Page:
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Samsung Q90T 4K UHD TV review: Samsung tweaks an already great smart TV
Samsung’s Q90R was arguably the best 4K UHD LED-backlit LCD TV of 2019. This year’s Q90T is in line for equal status, with picture tweaks that eliminate—or ameliorate—some of my complaints from last year. My gripes about the Q90R were few and far between, so consider the Q90T the best getting better.
There is, however, one major change: this will please some and disappoint others, but the One Connect breakout box is now history—all the Q90T’s ports reside on the TV itself. If you want One Connect, your only option is the reportedly wonderful, but expensive ($13,000) 8K UHD Q950TS.
This review is part of TechHive’s coverage of the best smart TVs, where you’ll find reviews of competing products, plus a buyer’s guide to the features you should consider when shopping.
Design and features
The 55-inch class (54.5-inches diagonally) Q90T I tested measures 48.3 x 27.8 x 1.4 inches (HxWxD) and weighs just over 44 pounds naked (55 pounds with its pedestal stand). It utilizes a 3840 x 2160, 120Hz, 10-bit panel driven by the same Quantum 4X processor used last year. (The processor’s name is not to be confused with the concept of quantum computing. The TV uses a layer of quantum dots for color, so this is just a marketing tie-in.)
If you’re going to set the Q90T on a surface, as opposed to hanging it on the wall using its VESA mount point, I’m pretty sure you’ll like the iMac-like pedestal stand. It has just a 13.5 x 9.5-inch footprint, and that leaves a lot of room on larger surfaces for other stuff. There’s also enough vertical clearance (around 10 inches) from the bottom of the screen for a soundbar or what have you. Yes, I’m a fan of the pedastel.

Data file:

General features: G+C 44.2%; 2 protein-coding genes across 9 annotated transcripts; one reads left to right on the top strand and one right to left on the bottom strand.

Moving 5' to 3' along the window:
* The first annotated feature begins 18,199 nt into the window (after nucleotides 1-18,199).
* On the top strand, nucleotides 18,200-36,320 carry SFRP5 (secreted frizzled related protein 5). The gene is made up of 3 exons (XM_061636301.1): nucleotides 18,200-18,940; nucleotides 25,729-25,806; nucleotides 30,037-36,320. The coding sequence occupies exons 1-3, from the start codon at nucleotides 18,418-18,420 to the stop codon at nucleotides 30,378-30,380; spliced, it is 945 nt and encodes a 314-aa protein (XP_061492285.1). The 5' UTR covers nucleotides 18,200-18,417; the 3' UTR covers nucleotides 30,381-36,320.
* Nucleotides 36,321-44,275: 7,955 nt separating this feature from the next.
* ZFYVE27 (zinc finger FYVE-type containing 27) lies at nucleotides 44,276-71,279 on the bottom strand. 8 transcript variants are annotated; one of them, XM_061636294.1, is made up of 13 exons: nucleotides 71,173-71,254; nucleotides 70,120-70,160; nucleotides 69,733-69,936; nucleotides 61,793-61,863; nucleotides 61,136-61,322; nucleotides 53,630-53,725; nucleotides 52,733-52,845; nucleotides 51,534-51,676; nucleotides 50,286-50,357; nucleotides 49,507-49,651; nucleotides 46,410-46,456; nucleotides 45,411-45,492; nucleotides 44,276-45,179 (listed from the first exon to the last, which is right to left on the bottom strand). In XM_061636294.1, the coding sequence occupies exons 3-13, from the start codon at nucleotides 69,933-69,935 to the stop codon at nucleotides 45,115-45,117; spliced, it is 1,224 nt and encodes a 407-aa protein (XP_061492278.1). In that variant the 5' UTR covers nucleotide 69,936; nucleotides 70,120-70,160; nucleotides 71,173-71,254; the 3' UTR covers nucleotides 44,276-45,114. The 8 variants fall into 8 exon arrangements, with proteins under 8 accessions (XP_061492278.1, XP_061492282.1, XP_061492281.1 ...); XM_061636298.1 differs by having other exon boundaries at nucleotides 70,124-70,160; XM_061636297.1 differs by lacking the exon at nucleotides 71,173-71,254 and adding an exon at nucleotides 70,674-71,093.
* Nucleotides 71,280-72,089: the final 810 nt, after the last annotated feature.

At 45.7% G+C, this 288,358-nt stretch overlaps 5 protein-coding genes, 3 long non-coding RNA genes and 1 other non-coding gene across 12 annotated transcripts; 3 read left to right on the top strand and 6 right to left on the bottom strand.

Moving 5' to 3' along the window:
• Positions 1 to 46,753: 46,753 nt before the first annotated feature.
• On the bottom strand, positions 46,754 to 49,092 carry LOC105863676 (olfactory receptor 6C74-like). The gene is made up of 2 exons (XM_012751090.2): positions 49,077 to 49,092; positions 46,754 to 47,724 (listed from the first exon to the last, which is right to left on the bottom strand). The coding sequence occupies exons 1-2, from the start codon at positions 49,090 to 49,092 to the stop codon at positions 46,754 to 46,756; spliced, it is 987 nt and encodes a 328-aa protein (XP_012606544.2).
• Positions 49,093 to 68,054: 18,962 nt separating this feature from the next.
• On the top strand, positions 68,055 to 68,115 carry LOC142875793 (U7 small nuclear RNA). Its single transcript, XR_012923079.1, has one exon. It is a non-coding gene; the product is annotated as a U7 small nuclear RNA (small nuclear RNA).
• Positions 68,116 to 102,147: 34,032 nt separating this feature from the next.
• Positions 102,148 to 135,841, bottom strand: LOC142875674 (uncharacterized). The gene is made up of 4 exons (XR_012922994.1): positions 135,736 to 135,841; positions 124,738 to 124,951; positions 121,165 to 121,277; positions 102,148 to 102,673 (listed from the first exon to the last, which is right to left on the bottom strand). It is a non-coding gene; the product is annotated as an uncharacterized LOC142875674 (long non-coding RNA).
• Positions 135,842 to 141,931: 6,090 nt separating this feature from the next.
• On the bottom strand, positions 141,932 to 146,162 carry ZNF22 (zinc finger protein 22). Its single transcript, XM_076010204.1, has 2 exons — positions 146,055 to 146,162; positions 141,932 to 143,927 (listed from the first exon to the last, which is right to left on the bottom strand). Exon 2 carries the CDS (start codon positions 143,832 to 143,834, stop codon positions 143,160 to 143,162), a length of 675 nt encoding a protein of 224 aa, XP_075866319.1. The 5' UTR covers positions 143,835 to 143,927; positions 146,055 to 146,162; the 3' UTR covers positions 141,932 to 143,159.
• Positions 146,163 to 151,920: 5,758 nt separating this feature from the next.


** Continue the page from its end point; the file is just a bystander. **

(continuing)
While the ports on the Q90 series are no longer housed in a breakout box, there’s a capable selection including four HDMI ports (with eARC support on one), coax for cable or an over-the-air antenna, Toslink digital audio out, and a 3.5mm analog audio out. There are also two USB ports on the back. If I have any gripe at all, it’s the lack of an easily accessible side-mounted USB port. I suggest adding a hub if you regularly connect USB media for video, music, or image playback. Connectivity options include 10/100 ethernet, Wi-Fi 5, and Bluetooth 4.2.
Software features include ambient mode, which allows you to display a digital photo that matches the wall behind the TV, so the TV practically disappears when you’re not watching it. You can also employ the TV as a digital picture frame. The Q90T supports Samsung’s own Bixby digital assistant, plus the two you might actually use: Amazon Alexa and Google Assistant. Siri isn’t supported, but there is the Apple TV app, plus support for Apple’s AirPlay 2 multi-room audio tech.